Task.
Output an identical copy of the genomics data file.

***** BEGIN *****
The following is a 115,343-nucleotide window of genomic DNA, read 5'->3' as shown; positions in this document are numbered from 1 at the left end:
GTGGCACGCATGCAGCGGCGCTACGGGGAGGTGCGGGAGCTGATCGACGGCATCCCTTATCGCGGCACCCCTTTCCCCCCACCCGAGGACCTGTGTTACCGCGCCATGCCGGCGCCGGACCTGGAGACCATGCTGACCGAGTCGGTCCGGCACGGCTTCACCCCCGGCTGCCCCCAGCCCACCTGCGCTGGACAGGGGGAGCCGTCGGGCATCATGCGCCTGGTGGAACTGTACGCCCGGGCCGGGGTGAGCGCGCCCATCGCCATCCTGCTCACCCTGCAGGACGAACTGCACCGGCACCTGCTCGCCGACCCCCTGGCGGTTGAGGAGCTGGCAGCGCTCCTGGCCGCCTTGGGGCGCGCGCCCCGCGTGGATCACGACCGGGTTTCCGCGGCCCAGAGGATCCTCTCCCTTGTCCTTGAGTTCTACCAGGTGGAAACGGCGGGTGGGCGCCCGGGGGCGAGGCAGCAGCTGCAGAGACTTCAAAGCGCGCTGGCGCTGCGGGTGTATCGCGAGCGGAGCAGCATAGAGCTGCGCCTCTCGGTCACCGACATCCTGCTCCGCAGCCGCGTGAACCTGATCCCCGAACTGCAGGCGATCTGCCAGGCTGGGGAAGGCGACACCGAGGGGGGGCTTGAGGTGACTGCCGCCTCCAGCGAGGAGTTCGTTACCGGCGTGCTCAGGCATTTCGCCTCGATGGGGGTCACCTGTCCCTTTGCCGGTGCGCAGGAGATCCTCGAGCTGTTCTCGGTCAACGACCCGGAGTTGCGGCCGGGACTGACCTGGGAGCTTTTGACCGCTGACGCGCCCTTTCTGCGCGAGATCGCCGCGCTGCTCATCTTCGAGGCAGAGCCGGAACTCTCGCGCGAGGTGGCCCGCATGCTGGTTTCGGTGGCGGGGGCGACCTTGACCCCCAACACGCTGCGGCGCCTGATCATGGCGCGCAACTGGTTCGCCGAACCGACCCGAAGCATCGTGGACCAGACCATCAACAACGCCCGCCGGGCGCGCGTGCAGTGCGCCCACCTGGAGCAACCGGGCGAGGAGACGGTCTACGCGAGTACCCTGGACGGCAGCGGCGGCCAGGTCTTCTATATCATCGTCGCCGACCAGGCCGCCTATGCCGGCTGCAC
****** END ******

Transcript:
The following is a 115,343-nucleotide window of genomic DNA, read 5'->3' as shown; positions in this document are numbered from 1 at the left end:
GTGGCACGCATGCAGCGGCGCTACGGGGAGGTGCGGGAGCTGATCGACGGCATCCCTTATCGCGGCACCCCTTTCCCCCCACCCGAGGACCTGTGTTACCGCGCCATGCCGGCGCCGGACCTGGAGACCATGCTGACCGAGTCGGTCCGGCACGGCTTCACCCCCGGCTGCCCCCAGCCCACCTGCGCTGGACAGGGGGAGCCGTCGGGCATCATGCGCCTGGTGGAACTGTACGCCCGGGCCGGGGTGAGCGCGCCCATCGCCATCCTGCTCACCCTGCAGGACGAACTGCACCGGCACCTGCTCGCCGACCCCCTGGCGGTTGAGGAGCTGGCAGCGCTCCTGGCCGCCTTGGGGCGCGCGCCCCGCGTGGATCACGACCGGGTTTCCGCGGCCCAGAGGATCCTCTCCCTTGTCCTTGAGTTCTACCAGGTGGAAACGGCGGGTGGGCGCCCGGGGGCGAGGCAGCAGCTGCAGAGACTTCAAAGCGCGCTGGCGCTGCGGGTGTATCGCGAGCGGAGCAGCATAGAGCTGCGCCTCTCGGTCACCGACATCCTGCTCCGCAGCCGCGTGAACCTGATCCCCGAACTGCAGGCGATCTGCCAGGCTGGGGAAGGCGACACCGAGGGGGGGCTTGAGGTGACTGCCGCCTCCAGCGAGGAGTTCGTTACCGGCGTGCTCAGGCATTTCGCCTCGATGGGGGTCACCTGTCCCTTTGCCGGTGCGCAGGAGATCCTCGAGCTGTTCTCGGTCAACGACCCGGAGTTGCGGCCGGGACTGACCTGGGAGCTTTTGACCGCTGACGCGCCCTTTCTGCGCGAGATCGCCGCGCTGCTCATCTTCGAGGCAGAGCCGGAACTCTCGCGCGAGGTGGCCCGCATGCTGGTTTCGGTGGCGGGGGCGACCTTGACCCCCAACACGCTGCGGCGCCTGATCATGGCGCGCAACTGGTTCGCCGAACCGACCCGAAGCATCGTGGACCAGACCATCAACAACGCCCGCCGGGCGCGCGTGCAGTGCGCCCACCTGGAGCAACCGGGCGAGGAGACGGTCTACGCGAGTACCCTGGACGGCAGCGGCGGCCAGGTCTTCTATATCATCGTCGCCGACCAGGCCGCCTATGCCGGCTGCAC